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Rajasthan

The north-west state of Rajasthan is not only the largest state in the country by area but also the most visited state by foreign tourists in the country. The magic of this vibrant state lies in its rich heritage and colorful culture. Its Forts and Palaces, Temples and lavish Heritage properties, National parks with opportunities for Tiger spotting and Bird watching, all together form a unparalleled proposition for the tourists.
Rajasthan is culturally rich and has artistic and cultural traditions which reflect the ancient Indian way of life.Highly cultivated classical music and dance with its own distinct style is part of the cultural tradition of Rajasthan. The music is uncomplicated and songs depict day-to-day relationships and chores, more often focused around fetching water from wells or ponds.
Rajasthan Amber Palace
Amber (pronounced Amer) is situated about 11 kilometres from Jaipur and was the ancient citadel of the ruling Kachwahas of Amber, before the capital was shifted to the plains, the present day Jaipur. The Amber Fort set in picturesque and rugged hills is a fascinating blend of Hindu and Mughal architecture.
Rajasthan Jaigarh & Nahargarh
The Jaigarh fort is the most spectacular of the three-hilltop forts that overlook Jaipur. It does not have those delicate structures or palaces like that of Amber but if you want a quick look at a hard-core fortress, this is it. It is one of the few military structures of medieval India preserved almost intact, containing palaces, a granary, a well-planned cannon foundry, several temples, a tall tower and giant mounted cannon-the Jai Ban (Jaivan) which is the largest cannon on wheels in the world.

Nahargarh Fort is located on the rugged ridge of Aravali Hills and it forms an impressive northern backdrop of Jaipur. It looks most classy when floodlit at night. The fort overlooks the city and presents a glittering view of the city lights. It was built in 1734 and extended in 1868.
Rajasthan Mehrangarh Fort & Museum
Perched on a 150 m high hill its sprawl is the most formidable and magnificent fort in Rajasthan. Rao Jodha founded it in 1459 but subsequent rulers of Jodhpur have also added to it over the centuries. A meandering road leads to the from the city 5 kms below.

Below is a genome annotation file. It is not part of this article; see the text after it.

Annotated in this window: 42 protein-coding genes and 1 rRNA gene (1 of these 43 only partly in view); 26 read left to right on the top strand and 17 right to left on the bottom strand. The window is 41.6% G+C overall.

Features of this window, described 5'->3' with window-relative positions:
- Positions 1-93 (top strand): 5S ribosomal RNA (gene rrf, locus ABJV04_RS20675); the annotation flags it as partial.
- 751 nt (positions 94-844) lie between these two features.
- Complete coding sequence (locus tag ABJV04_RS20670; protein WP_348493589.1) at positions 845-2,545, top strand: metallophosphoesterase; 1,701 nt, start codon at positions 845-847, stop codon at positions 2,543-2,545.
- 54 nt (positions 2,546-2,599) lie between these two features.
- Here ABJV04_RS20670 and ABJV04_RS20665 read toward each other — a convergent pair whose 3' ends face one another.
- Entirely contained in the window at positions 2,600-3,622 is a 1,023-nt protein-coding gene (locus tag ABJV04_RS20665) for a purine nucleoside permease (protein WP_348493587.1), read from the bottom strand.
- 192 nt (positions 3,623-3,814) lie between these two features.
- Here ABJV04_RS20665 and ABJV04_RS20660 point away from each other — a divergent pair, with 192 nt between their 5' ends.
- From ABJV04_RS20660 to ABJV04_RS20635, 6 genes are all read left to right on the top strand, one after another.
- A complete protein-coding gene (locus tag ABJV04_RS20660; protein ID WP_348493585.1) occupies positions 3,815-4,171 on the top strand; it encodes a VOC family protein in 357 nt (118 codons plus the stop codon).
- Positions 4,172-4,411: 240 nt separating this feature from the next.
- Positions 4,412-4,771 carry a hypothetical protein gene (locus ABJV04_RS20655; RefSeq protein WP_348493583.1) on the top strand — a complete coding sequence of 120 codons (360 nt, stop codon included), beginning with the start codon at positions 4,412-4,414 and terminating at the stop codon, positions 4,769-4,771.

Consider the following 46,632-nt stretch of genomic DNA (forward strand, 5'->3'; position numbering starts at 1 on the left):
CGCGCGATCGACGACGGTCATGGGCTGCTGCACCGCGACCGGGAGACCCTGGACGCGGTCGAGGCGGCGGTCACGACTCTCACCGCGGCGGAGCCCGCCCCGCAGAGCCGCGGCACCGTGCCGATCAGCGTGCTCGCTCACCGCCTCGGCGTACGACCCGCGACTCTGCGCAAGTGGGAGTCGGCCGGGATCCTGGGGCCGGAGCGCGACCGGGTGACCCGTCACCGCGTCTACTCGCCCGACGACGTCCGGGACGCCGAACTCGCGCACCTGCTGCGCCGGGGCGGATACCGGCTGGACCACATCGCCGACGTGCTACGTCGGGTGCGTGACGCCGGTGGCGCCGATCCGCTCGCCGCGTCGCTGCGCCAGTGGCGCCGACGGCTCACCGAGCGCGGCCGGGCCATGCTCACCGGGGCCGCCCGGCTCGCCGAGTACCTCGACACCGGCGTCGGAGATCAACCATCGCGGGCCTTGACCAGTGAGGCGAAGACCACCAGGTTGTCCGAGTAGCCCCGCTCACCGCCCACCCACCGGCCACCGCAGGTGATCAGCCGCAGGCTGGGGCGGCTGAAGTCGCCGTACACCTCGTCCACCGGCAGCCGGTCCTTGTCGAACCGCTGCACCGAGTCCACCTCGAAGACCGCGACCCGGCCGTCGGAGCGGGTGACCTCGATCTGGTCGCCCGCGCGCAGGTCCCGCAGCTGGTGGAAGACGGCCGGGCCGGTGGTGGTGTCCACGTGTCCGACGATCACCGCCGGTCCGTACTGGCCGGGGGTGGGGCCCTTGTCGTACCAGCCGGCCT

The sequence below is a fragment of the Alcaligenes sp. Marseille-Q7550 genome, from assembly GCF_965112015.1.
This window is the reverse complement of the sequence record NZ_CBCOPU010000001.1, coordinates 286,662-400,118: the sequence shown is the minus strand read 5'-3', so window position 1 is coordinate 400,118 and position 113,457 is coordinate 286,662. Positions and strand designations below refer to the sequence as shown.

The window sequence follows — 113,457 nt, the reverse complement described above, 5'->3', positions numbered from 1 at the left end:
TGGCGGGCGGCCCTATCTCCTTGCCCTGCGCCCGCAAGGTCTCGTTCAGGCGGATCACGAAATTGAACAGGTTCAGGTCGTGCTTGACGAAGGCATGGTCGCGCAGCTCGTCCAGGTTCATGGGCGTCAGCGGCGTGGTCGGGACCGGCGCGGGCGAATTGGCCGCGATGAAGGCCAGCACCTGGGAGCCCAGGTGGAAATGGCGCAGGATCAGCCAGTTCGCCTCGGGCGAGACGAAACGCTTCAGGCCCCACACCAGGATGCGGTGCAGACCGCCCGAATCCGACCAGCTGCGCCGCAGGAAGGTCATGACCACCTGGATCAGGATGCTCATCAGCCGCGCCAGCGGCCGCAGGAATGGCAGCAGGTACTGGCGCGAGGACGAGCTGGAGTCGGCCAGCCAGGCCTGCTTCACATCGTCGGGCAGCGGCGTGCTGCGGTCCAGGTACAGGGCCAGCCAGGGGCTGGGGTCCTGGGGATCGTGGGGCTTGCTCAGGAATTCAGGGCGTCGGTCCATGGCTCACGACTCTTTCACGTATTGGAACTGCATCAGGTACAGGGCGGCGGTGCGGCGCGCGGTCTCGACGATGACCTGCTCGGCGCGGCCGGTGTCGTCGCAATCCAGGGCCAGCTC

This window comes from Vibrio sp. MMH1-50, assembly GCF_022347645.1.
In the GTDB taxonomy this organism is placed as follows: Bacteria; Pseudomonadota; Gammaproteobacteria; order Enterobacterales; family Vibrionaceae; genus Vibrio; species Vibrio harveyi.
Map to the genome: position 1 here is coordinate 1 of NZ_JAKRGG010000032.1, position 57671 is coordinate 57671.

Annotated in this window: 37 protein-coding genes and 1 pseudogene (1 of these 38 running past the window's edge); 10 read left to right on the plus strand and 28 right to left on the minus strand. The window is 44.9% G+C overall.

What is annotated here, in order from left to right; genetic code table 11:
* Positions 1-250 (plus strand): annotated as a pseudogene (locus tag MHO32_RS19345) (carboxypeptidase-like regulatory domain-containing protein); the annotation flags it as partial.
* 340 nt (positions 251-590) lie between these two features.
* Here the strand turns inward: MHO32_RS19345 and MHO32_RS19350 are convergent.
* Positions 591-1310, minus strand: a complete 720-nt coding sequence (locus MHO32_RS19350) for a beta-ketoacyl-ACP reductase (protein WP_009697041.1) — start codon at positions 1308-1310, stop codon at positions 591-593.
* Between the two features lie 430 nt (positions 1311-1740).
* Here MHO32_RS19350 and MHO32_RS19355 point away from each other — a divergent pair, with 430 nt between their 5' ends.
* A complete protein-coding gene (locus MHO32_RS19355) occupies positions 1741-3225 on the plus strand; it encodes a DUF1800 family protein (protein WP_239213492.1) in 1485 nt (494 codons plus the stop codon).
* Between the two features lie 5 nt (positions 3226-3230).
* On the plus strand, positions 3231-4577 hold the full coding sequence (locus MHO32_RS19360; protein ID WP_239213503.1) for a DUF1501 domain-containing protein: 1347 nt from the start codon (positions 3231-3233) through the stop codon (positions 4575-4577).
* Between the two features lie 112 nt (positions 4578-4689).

The Fort Museum is one of the finest museums in Rajasthan and certainly the best laid out.The museum exhibits the heritage of the Rathores in arms, costumes, paintings and decorated period rooms.
Rajasthan Mandore
Mandore was the former capital of Maharajas of Marwar and is located about 5 miles north of Jodhpur but was later abandoned for the security of Mehrangarh fort. Here you will find the cenotaphs of Jodhpur's former rulers. Unlike the usual chhatri-shaped ( umbrella shaped) cenotaphs typical of Rajasthan, they were built along the lines of a Hindu temple, four storeys high, with fine columns and an elegant spire, all in red sandstone.
Rajasthan Sam Desert
Some 45 kms towards the west of the Jaisalmer city are located the barren yet beautiful shifting sand dunes adjoining the village Sam. Here one can have a ride on camel – the ship of desert in the desert sea.
Rajasthan Bada Bag
Situated six kms north of Jaisalmer on way to Ramgarh. Royal cenotaphs with carved images of late Maharawals and their families are seen. Each chhatri preserves an inscribed tablet recording the death of Maharawals on which the memorials are raised. The chhatris have been built in a set pattern but in different sizes.
Rajasthan Patwon-Ki-Haveli
A group of apartments, this is one of the largest and most elaborate of Havelis in Jaisalmer and stands in a narrow lane. It is five storeys high and is extensively carved. There are remnants of some paintings on the walls inside as well as some mirror work.
Rajasthan Ranakpur Temples
Beautifully sculptured Jain temples mark the glory of this renowned place. Considered as one of the five holy places for the Jain community, these were created in the 15th century during the reign of Rana Kumbha. These are enclosed within a wall.
Rajasthan Osian
Today it is a desert oasis with 16 Brahamanical and Jain temples. These are beautifully sculpted and designed, with most of them having stood the ravages of time.
Rajasthan Dilwara Temples
The Jain Dilwara Temples are located just outside Mount Abu and were built between the 11th and 13th centuries AD. The temples are renowned for their stunning use of marble. The five legendary marble temples of Dilwara are a sacred pilgrimage place of the Jains. Some consider them to be one of the most beautiful Jain pilgrimage sites in the world. The marble temples have an opulent entranceway, the simplicity in architecture reflecting Jain values like honesty and frugality. The temples are in the midst of a range of forested hills. A high wall shrouds the temple complex.

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